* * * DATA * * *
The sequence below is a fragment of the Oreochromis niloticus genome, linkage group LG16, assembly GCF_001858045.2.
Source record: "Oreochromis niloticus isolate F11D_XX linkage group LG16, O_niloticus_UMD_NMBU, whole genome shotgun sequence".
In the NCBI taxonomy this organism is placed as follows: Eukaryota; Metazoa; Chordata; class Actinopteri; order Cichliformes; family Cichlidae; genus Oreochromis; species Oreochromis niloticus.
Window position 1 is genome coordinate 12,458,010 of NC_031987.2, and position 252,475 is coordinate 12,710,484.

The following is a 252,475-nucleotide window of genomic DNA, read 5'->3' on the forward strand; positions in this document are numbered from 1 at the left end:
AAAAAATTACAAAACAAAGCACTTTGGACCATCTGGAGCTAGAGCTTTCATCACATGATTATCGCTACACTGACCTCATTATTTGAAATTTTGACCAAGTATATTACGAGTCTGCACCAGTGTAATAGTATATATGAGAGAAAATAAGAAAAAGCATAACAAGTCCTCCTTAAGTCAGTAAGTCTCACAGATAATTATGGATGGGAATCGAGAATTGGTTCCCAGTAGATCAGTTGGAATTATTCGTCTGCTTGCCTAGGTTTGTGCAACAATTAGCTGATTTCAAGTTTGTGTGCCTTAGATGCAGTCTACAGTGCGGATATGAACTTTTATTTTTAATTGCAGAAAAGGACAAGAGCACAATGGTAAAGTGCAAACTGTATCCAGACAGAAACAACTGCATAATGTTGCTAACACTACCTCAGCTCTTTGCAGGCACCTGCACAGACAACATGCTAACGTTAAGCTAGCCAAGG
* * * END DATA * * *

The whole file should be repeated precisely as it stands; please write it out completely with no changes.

The sequence below is a fragment of the Oreochromis niloticus genome, linkage group LG16, assembly GCF_001858045.2.
Source record: "Oreochromis niloticus isolate F11D_XX linkage group LG16, O_niloticus_UMD_NMBU, whole genome shotgun sequence".
In the NCBI taxonomy this organism is placed as follows: Eukaryota; Metazoa; Chordata; class Actinopteri; order Cichliformes; family Cichlidae; genus Oreochromis; species Oreochromis niloticus.
Window position 1 is genome coordinate 12,458,010 of NC_031987.2, and position 252,475 is coordinate 12,710,484.

The following is a 252,475-nucleotide window of genomic DNA, read 5'->3' on the forward strand; positions in this document are numbered from 1 at the left end:
AAAAAATTACAAAACAAAGCACTTTGGACCATCTGGAGCTAGAGCTTTCATCACATGATTATCGCTACACTGACCTCATTATTTGAAATTTTGACCAAGTATATTACGAGTCTGCACCAGTGTAATAGTATATATGAGAGAAAATAAGAAAAAGCATAACAAGTCCTCCTTAAGTCAGTAAGTCTCACAGATAATTATGGATGGGAATCGAGAATTGGTTCCCAGTAGATCAGTTGGAATTATTCGTCTGCTTGCCTAGGTTTGTGCAACAATTAGCTGATTTCAAGTTTGTGTGCCTTAGATGCAGTCTACAGTGCGGATATGAACTTTTATTTTTAATTGCAGAAAAGGACAAGAGCACAATGGTAAAGTGCAAACTGTATCCAGACAGAAACAACTGCATAATGTTGCTAACACTACCTCAGCTCTTTGCAGGCACCTGCACAGACAACATGCTAACGTTAAGCTAGCCAAGG